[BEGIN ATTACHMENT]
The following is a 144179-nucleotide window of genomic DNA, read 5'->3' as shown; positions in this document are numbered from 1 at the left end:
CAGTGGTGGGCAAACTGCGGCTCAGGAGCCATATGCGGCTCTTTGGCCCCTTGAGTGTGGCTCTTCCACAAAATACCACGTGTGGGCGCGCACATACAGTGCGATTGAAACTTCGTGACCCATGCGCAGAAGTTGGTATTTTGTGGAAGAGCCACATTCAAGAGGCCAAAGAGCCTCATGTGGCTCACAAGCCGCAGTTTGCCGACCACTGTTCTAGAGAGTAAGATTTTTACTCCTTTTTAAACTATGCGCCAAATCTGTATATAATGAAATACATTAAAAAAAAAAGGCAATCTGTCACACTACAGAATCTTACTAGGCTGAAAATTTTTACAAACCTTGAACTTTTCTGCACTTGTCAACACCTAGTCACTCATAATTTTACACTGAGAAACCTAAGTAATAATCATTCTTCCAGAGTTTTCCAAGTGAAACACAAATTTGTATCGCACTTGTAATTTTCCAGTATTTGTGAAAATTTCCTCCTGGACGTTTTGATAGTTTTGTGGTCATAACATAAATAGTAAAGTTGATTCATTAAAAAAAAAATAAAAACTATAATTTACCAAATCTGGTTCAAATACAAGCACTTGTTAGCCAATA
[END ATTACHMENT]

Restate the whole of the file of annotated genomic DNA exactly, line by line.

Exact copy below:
The following is a 144179-nucleotide window of genomic DNA, read 5'->3' as shown; positions in this document are numbered from 1 at the left end:
CAGTGGTGGGCAAACTGCGGCTCAGGAGCCATATGCGGCTCTTTGGCCCCTTGAGTGTGGCTCTTCCACAAAATACCACGTGTGGGCGCGCACATACAGTGCGATTGAAACTTCGTGACCCATGCGCAGAAGTTGGTATTTTGTGGAAGAGCCACATTCAAGAGGCCAAAGAGCCTCATGTGGCTCACAAGCCGCAGTTTGCCGACCACTGTTCTAGAGAGTAAGATTTTTACTCCTTTTTAAACTATGCGCCAAATCTGTATATAATGAAATACATTAAAAAAAAAAGGCAATCTGTCACACTACAGAATCTTACTAGGCTGAAAATTTTTACAAACCTTGAACTTTTCTGCACTTGTCAACACCTAGTCACTCATAATTTTACACTGAGAAACCTAAGTAATAATCATTCTTCCAGAGTTTTCCAAGTGAAACACAAATTTGTATCGCACTTGTAATTTTCCAGTATTTGTGAAAATTTCCTCCTGGACGTTTTGATAGTTTTGTGGTCATAACATAAATAGTAAAGTTGATTCATTAAAAAAAAAATAAAAACTATAATTTACCAAATCTGGTTCAAATACAAGCACTTGTTAGCCAATA